Illinois is among several states that petitioned the federal government to delay standardized testing another year amid the pandemic. Now that the federal government has said testing must happen, what’s next?
The Illinois State Board of Education says it now will pursue waivers where it can, including for school ratings. The state also hopes to get permission to bypass the 95% participation requirement for federally required standardized tests, which would mean districts could test fewer students.
“While we had advocated for blanket waivers of federally required assessments this spring, we are committed to providing you with every possible support and flexibility to ensure a safe and equitable assessment administration,” said state Superintendent, Carmen Ayala, in a statement to school district administrators.
This announcement comes on the heels of the U.S. Department of Education’s guidance that states across the country must administer standardized tests this school year. In the department’s letter, states can request to shorten assessments, provide tests remotely, or extend the time students can sit for the exam.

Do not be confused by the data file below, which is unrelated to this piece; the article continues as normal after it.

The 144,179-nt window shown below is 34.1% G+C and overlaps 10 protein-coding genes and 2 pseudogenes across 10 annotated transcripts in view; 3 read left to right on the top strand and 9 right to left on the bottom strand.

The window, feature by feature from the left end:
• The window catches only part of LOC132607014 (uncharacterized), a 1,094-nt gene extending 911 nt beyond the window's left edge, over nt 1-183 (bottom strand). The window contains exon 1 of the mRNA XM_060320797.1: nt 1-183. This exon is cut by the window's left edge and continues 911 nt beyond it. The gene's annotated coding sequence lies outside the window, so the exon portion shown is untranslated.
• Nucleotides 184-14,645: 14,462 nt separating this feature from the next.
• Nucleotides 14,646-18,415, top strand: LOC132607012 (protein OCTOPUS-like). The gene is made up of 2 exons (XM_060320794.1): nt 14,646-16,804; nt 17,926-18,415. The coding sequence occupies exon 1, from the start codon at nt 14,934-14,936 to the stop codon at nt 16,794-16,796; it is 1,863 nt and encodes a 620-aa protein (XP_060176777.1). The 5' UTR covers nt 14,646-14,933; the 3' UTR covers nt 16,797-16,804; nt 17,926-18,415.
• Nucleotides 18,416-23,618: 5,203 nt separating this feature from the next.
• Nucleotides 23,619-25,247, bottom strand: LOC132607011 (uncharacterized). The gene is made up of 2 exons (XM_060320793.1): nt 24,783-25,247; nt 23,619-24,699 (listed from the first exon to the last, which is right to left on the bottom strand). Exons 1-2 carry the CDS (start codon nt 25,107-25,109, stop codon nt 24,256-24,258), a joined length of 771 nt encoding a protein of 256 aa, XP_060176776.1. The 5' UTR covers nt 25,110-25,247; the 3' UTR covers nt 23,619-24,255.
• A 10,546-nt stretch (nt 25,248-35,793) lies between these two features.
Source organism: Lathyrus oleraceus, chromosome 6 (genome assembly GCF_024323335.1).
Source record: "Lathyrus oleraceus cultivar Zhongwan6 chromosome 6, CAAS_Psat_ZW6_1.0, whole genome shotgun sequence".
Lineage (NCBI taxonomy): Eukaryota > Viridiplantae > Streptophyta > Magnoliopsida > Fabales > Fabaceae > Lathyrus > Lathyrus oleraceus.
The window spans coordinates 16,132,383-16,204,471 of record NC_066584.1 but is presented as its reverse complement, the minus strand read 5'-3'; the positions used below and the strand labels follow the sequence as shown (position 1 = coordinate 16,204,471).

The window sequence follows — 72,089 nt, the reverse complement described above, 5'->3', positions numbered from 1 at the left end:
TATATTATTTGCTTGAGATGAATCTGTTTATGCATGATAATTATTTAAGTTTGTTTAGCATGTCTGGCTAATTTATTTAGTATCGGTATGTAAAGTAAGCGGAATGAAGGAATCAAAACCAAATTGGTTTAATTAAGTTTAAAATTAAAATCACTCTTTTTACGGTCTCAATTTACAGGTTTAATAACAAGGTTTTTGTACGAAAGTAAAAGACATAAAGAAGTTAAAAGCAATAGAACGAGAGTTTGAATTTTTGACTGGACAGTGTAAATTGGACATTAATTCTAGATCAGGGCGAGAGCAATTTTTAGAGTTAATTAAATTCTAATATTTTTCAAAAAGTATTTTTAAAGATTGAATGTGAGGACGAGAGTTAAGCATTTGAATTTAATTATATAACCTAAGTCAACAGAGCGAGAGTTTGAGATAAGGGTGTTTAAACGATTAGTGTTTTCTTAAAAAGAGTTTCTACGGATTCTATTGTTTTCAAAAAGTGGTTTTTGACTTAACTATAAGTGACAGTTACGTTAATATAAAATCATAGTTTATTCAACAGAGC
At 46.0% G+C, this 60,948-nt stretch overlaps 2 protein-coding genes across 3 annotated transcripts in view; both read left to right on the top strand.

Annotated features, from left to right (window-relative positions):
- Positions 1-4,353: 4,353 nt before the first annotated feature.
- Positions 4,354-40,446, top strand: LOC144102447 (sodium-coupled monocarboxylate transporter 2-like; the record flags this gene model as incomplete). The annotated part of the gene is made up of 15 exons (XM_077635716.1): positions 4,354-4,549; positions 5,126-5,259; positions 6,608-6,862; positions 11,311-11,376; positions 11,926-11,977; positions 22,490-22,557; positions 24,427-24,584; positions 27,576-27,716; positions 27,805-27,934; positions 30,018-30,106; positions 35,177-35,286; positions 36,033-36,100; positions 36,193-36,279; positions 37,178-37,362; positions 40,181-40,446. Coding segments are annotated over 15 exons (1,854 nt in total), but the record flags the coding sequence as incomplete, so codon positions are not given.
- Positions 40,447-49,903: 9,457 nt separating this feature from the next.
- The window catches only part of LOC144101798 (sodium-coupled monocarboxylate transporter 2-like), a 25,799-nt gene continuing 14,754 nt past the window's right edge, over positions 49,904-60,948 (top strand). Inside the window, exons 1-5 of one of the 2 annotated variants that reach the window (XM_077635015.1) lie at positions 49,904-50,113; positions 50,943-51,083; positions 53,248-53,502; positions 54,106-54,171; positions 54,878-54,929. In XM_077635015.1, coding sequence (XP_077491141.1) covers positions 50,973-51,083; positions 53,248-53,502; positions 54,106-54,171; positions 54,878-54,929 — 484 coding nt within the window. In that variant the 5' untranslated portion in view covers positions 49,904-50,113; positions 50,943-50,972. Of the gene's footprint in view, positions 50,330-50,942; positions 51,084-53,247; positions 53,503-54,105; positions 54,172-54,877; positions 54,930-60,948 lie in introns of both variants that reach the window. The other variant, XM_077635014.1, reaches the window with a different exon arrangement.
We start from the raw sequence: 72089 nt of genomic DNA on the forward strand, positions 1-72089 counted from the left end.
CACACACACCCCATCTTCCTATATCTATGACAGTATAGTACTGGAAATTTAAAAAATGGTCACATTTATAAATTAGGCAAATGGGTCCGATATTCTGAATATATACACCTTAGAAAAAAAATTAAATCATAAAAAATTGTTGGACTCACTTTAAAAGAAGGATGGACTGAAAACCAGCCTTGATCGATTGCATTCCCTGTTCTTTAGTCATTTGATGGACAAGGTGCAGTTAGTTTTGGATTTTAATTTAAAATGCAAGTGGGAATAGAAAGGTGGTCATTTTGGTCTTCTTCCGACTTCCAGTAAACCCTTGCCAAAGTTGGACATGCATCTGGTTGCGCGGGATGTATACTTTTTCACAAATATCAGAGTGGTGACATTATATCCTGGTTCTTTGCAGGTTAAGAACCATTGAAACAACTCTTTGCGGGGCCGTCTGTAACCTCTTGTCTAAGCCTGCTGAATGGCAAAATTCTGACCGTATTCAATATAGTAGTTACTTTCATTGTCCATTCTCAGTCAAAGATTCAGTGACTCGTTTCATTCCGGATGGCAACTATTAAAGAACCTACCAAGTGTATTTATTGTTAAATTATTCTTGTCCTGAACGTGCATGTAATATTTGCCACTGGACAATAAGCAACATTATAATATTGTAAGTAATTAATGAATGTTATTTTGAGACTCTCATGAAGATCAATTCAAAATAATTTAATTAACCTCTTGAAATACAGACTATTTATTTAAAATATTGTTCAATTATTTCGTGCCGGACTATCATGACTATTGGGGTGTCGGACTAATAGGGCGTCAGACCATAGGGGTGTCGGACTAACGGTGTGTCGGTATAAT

The board of education had been debating whether or not they should have standardized tests this school year amid the coronavirus pandemic. While advocates have been pushing for tests without accountability measures to account for learning loss, superintendents around Illinois have been pushing back against standardized testing citing the difficulties that schools face with reopening.
Over 600 of the state’s superintendents — accounting for almost two-thirds of Illinois schools districts — signed a letter urging the state department of education not to go forward with spring testing because they are struggling to reopen school districts. Many families are not comfortable yet with sending their children to classrooms, and there aren’t guarantees that all staff have opportunities for vaccinations.
As of Feb. 24, the state board of education reported that about 1.7 million of the state’s students are doing some in-person learning — with more than 1.3 million students in a blended learning model and about 350,000 in person full time. More than 200,000 students are fully remote.